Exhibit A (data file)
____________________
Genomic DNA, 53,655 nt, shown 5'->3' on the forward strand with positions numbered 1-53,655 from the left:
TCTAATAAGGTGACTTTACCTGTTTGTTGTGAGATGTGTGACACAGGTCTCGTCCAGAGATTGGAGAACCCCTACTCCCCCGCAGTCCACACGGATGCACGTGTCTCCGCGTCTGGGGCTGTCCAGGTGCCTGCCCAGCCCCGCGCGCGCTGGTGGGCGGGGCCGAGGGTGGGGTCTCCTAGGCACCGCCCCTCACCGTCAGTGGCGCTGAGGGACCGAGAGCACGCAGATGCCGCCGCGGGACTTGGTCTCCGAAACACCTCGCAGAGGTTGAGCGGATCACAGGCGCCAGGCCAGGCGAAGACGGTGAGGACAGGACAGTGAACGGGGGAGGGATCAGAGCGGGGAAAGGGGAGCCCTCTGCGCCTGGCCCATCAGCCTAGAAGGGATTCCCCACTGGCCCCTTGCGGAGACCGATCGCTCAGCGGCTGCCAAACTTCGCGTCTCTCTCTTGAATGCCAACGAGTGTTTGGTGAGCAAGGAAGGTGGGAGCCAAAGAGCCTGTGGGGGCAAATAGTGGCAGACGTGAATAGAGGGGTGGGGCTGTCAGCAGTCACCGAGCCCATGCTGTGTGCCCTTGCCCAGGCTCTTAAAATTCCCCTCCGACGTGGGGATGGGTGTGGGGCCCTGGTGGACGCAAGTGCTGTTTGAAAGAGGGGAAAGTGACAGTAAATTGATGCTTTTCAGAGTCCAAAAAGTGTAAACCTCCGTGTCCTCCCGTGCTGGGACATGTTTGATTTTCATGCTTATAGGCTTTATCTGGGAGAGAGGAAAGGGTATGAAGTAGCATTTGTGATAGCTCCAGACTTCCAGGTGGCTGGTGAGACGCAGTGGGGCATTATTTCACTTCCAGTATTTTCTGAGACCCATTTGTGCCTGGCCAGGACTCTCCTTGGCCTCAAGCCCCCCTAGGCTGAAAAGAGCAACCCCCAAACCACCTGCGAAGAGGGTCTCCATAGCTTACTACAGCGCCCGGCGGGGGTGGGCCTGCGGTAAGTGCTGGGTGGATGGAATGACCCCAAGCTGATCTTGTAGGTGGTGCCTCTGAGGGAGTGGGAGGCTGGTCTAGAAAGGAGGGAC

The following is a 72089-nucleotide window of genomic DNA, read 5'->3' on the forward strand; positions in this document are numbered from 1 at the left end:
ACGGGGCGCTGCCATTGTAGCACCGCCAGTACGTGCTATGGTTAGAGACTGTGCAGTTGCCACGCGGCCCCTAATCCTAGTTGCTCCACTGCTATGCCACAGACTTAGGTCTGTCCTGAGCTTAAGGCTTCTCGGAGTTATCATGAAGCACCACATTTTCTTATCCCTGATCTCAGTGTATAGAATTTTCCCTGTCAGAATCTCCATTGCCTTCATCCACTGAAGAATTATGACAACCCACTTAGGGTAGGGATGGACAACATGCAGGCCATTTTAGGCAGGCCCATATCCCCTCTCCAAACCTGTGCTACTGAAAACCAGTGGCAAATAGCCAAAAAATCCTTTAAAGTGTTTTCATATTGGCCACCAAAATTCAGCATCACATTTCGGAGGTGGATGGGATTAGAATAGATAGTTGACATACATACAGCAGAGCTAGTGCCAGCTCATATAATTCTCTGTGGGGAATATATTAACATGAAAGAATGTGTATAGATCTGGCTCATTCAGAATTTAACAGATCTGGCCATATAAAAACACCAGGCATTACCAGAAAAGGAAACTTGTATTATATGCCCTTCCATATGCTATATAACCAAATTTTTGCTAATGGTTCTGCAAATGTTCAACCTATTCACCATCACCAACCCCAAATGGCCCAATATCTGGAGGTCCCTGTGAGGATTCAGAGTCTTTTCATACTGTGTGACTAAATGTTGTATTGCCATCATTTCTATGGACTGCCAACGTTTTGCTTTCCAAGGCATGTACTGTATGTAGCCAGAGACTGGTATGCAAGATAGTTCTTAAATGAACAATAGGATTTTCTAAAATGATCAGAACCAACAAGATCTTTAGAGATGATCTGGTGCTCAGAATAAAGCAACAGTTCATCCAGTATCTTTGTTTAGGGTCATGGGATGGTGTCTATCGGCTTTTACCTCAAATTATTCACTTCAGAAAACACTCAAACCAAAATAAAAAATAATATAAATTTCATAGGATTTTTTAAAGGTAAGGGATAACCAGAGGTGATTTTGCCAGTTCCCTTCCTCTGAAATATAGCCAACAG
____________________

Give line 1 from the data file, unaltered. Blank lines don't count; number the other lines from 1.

Genomic DNA, 53,655 nt, shown 5'->3' on the forward strand with positions numbered 1-53,655 from the left: